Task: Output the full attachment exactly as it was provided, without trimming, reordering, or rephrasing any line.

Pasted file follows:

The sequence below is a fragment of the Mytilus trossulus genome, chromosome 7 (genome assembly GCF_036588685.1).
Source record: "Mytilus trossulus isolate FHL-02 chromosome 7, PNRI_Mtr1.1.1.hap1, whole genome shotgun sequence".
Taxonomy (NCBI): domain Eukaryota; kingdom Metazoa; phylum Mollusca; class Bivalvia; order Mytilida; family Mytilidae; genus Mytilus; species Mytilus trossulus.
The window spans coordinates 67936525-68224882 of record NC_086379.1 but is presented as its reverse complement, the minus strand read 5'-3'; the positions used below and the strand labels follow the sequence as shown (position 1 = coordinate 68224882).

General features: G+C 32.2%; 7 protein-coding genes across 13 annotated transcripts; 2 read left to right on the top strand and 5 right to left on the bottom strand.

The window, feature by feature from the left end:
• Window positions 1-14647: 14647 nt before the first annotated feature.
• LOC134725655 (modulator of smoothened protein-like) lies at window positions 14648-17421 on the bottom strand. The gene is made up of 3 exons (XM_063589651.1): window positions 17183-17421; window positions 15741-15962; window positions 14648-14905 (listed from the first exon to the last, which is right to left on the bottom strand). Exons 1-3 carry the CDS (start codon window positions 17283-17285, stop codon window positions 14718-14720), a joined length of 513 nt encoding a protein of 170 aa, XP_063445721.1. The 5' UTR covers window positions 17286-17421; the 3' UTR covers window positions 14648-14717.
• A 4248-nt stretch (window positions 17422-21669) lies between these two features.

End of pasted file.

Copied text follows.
The sequence below is a fragment of the Mytilus trossulus genome, chromosome 7 (genome assembly GCF_036588685.1).
Source record: "Mytilus trossulus isolate FHL-02 chromosome 7, PNRI_Mtr1.1.1.hap1, whole genome shotgun sequence".
Taxonomy (NCBI): domain Eukaryota; kingdom Metazoa; phylum Mollusca; class Bivalvia; order Mytilida; family Mytilidae; genus Mytilus; species Mytilus trossulus.
The window spans coordinates 67936525-68224882 of record NC_086379.1 but is presented as its reverse complement, the minus strand read 5'-3'; the positions used below and the strand labels follow the sequence as shown (position 1 = coordinate 68224882).

General features: G+C 32.2%; 7 protein-coding genes across 13 annotated transcripts; 2 read left to right on the top strand and 5 right to left on the bottom strand.

The window, feature by feature from the left end:
• Window positions 1-14647: 14647 nt before the first annotated feature.
• LOC134725655 (modulator of smoothened protein-like) lies at window positions 14648-17421 on the bottom strand. The gene is made up of 3 exons (XM_063589651.1): window positions 17183-17421; window positions 15741-15962; window positions 14648-14905 (listed from the first exon to the last, which is right to left on the bottom strand). Exons 1-3 carry the CDS (start codon window positions 17283-17285, stop codon window positions 14718-14720), a joined length of 513 nt encoding a protein of 170 aa, XP_063445721.1. The 5' UTR covers window positions 17286-17421; the 3' UTR covers window positions 14648-14717.
• A 4248-nt stretch (window positions 17422-21669) lies between these two features.